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From Wikipedia, the free encyclopedia

The Bajo sexto (Spanish: "sixth bass") is a Mexican string instrument from the guitar family with 12 strings in six double courses.

It's played in a similar manner to the guitar, with the left hand changing the pitch with the frets on a fingerboard while the right hand plucks or strums the strings with or without a pick. Its original design was meant to accompany accordion players and thus offer a plethora of possibilities with only two musicians. This dynamic is a staple in regional Mexican styles, even with groups consisting of multiple instruments. The introduction of bass players eventually led to many players no longer using the lowest pair of strings. For that reason, the bajo sexto predates its close relative, the bajo quinto (Spanish: "fifth bass"), which eliminated the lowest pair of strings and only has 10 (five double courses).

When played in older styles of music where the instrument assumes the role of a bass, the strings are usually plucked with the fingers. In modern chordal and melodic styles, a pick is frequently used.

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Origins and use

The history of the bajo sexto is characterized by its enigmatic origins. While limited historical documentation exists regarding its creation, compelling evidence suggests European influence. In particular, in the mid-to-late 1800s, a German music store chain had branches throughout Mexico, including Oaxaca,[1] part of a substantial migration of Germans to southern Texas during the 1830s and 1840s.[2]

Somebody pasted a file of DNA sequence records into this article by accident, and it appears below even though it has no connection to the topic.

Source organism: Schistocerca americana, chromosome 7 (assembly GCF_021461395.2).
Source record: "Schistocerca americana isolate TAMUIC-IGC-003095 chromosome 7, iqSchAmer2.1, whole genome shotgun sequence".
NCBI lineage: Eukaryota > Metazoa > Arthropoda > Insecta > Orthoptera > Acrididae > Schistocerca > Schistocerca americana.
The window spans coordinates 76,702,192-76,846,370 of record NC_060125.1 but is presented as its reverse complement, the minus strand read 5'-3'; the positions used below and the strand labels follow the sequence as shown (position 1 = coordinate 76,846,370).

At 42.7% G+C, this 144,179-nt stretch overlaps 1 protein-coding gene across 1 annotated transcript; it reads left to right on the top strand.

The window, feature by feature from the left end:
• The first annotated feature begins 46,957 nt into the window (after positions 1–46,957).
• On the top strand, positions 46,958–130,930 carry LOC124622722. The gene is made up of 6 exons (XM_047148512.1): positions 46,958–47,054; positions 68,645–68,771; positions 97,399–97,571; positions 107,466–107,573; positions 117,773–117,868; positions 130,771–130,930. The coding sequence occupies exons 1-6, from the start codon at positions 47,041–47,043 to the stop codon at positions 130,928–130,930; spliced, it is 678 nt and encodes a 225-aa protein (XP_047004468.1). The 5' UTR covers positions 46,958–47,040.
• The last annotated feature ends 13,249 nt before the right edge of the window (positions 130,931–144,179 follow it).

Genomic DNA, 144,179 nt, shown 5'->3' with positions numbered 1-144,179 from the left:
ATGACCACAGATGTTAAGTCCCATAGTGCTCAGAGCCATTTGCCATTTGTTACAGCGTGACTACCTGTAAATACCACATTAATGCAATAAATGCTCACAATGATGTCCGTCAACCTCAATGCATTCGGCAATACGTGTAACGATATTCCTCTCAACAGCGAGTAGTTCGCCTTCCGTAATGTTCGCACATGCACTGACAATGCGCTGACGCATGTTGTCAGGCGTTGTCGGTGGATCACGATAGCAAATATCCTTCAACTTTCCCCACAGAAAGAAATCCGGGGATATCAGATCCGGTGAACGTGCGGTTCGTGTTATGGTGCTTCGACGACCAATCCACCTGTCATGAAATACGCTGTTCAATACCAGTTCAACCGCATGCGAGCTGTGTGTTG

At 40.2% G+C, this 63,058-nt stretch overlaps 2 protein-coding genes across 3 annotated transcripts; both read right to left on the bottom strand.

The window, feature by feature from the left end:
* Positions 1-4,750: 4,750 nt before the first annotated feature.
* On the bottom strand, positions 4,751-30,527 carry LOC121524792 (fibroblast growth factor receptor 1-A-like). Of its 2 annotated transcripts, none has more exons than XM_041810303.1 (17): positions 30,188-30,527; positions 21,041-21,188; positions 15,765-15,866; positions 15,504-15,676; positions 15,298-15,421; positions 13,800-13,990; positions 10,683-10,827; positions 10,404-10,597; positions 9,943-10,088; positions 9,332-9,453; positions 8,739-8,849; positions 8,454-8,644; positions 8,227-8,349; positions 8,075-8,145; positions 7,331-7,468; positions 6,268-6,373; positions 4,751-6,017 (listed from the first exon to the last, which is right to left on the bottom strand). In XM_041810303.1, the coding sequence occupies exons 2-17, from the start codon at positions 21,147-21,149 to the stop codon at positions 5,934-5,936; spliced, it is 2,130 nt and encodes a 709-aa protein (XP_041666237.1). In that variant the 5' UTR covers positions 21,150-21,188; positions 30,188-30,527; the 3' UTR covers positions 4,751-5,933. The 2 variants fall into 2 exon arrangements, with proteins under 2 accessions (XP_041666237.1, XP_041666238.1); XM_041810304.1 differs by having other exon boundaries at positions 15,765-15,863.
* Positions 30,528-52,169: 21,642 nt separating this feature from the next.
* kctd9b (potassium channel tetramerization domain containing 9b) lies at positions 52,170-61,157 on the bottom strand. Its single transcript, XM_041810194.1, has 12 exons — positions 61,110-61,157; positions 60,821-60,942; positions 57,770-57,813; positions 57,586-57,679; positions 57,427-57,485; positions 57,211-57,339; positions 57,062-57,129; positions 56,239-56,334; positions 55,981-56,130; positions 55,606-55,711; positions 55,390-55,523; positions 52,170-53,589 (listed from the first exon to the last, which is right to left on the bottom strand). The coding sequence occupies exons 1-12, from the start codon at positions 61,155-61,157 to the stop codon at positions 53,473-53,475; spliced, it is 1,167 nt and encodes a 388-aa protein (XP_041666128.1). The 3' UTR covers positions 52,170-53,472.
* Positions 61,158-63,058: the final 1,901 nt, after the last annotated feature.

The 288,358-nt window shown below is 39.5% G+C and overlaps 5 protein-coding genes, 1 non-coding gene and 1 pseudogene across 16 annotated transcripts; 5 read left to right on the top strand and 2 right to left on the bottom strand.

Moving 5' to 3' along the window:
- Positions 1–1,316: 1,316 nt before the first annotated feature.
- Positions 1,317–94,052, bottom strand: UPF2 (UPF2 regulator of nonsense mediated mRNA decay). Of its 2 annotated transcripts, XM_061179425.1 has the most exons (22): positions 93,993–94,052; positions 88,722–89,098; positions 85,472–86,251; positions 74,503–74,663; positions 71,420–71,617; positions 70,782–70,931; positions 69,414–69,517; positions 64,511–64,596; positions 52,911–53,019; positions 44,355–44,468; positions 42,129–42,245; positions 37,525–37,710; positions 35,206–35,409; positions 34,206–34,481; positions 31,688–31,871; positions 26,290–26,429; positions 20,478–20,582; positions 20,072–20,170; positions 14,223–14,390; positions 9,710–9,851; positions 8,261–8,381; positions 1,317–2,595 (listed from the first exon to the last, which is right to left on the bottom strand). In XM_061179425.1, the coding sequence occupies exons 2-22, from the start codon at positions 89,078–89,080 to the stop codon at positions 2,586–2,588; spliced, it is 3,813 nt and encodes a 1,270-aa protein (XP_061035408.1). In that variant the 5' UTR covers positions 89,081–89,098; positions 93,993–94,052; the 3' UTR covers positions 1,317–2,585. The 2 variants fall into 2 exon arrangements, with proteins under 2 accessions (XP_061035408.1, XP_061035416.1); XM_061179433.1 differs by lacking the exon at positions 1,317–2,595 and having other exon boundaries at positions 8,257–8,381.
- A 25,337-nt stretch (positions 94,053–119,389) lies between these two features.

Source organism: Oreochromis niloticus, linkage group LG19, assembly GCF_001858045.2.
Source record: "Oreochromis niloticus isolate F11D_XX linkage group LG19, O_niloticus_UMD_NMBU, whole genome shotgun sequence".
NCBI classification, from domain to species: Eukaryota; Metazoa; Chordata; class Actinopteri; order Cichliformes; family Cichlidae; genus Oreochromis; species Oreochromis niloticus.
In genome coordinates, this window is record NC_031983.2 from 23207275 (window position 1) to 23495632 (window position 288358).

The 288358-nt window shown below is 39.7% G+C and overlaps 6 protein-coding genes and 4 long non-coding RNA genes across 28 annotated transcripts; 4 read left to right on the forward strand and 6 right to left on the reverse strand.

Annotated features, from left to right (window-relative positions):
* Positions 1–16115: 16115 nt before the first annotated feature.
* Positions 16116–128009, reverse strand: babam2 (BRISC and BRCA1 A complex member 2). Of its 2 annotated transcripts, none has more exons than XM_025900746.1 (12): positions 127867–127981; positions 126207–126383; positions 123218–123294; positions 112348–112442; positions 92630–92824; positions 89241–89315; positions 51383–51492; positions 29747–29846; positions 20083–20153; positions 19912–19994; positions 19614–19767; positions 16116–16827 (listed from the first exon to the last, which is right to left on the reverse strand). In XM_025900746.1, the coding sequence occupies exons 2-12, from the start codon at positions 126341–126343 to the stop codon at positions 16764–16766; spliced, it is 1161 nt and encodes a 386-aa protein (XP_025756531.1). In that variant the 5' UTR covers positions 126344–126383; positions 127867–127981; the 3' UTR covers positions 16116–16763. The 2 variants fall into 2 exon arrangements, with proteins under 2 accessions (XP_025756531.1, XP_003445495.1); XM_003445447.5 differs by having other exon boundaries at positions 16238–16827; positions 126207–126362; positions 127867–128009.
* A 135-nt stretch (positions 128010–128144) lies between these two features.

The musical style and instruments of these German immigrants were readily embraced by individuals of Mexican heritage. Among the instruments that gained widespread popularity, the accordion emerged as one of the most influential. It found extensive use in dance music genres such as waltzes and polkas. The affordability of accordions made them accessible to a wide range of musicians, enabling them to explore Western music theory and develop their own interpretations of songs, ideal for solo performances.

While orchestras were popular in the early 19th century, they were far from common. The combination of accordions with bajo sextos introduced a new level of versatility. This duo allowed two musicians to cover diverse styles and popular songs previously reserved for orchestras. The bajo sexto contributed robust bass elements, establishing a firm rhythm that permitted the accordion to venture into intricate melodic lines. This dynamic collaboration became a hallmark of Norteno music.

The addition of bass players provided bajo sexto players with opportunities to take turns leading melodic lines, enriching the texture of Mexican Norteño music. Many musicians relished the creative freedom afforded by bass players so much, they commissioned custom 10-string models, now recognized as the bajo quinto, which omitted the two lowest strings. This evolution underscores the adaptability and innovation within the realm of Mexican Norteño music. Norteño didn't become a popular genre outside of the northern parts of Mexico until the 1950s. As groups began to record and perform for larger audiences, the style evolved as well.[3]